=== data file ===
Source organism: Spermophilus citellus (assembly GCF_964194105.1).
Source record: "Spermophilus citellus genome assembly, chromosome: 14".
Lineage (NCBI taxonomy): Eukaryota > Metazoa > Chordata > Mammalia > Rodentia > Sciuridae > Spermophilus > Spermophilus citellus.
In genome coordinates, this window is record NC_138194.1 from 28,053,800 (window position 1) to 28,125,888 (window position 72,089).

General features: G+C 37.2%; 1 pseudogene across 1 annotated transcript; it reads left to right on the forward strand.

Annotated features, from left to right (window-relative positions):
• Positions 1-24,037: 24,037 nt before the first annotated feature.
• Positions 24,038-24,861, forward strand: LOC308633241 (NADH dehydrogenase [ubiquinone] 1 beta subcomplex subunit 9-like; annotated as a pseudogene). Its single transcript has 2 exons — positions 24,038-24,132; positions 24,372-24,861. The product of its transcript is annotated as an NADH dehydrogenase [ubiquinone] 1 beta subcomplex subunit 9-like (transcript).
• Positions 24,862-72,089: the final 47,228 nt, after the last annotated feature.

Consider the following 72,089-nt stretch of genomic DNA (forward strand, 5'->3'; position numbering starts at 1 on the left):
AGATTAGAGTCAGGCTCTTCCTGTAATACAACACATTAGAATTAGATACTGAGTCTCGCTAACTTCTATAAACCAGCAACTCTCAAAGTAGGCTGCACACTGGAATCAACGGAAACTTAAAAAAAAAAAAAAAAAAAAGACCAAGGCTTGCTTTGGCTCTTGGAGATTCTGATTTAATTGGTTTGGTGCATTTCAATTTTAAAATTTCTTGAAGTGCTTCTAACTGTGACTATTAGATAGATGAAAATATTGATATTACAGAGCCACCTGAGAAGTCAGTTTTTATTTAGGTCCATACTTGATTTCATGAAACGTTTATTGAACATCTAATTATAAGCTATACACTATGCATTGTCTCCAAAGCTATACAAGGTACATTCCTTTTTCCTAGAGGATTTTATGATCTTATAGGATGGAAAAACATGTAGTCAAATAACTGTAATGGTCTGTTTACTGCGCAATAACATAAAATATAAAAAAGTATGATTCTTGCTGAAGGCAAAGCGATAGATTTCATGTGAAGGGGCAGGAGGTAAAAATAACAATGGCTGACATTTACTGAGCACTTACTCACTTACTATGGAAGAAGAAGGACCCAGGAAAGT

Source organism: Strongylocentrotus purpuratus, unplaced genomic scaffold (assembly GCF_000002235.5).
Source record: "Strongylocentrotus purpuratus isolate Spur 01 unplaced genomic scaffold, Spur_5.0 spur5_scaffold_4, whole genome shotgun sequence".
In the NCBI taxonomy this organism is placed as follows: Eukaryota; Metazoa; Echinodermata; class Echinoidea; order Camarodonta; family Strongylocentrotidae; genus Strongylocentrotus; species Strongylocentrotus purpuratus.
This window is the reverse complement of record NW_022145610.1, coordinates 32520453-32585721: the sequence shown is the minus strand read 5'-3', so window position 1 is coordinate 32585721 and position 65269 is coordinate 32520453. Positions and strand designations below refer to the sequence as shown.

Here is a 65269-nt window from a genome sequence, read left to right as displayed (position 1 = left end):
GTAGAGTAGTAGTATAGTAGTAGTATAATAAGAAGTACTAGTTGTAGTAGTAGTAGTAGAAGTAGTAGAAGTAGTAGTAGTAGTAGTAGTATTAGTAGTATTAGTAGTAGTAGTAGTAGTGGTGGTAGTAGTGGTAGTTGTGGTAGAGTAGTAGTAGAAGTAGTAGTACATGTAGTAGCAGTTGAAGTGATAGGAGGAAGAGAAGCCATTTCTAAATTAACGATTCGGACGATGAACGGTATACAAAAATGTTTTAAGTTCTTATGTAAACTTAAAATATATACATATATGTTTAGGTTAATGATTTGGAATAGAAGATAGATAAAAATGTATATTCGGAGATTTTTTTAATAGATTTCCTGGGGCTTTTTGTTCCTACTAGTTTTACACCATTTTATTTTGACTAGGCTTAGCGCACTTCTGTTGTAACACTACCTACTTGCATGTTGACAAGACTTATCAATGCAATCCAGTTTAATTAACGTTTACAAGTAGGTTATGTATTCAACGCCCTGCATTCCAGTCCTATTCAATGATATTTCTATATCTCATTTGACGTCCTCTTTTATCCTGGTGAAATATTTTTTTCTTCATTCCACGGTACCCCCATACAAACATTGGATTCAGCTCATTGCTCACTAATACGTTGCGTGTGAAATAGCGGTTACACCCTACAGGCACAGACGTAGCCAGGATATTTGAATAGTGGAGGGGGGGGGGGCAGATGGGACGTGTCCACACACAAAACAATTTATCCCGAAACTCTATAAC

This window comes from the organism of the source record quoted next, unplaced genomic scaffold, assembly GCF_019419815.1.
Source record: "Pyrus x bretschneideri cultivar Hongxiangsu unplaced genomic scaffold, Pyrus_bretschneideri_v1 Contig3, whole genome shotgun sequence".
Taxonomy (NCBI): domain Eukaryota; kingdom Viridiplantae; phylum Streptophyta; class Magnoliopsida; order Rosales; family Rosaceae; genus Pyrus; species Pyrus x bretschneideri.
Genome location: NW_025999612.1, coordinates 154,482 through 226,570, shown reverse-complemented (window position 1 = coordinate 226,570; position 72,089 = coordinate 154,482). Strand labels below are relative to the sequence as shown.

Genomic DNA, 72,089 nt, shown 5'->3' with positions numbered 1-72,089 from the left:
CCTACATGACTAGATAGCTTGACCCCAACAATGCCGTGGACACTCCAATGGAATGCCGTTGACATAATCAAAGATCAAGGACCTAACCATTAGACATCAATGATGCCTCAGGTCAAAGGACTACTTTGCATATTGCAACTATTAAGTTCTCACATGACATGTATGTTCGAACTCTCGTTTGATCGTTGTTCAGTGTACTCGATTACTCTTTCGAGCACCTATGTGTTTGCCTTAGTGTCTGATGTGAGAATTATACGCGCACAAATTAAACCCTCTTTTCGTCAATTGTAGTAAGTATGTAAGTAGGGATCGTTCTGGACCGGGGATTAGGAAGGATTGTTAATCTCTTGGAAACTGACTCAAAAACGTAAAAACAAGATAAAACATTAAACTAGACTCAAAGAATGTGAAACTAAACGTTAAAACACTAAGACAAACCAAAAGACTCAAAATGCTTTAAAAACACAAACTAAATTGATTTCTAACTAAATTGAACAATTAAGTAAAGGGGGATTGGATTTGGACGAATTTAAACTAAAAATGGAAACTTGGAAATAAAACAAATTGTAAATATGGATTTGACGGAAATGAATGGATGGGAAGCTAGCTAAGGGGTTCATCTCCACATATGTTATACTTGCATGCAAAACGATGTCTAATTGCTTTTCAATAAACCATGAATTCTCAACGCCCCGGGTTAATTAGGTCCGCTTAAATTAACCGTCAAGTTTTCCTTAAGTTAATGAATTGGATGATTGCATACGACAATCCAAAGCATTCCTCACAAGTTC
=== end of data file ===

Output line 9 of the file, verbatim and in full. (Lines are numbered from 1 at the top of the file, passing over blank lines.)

• Positions 24,862-72,089: the final 47,228 nt, after the last annotated feature.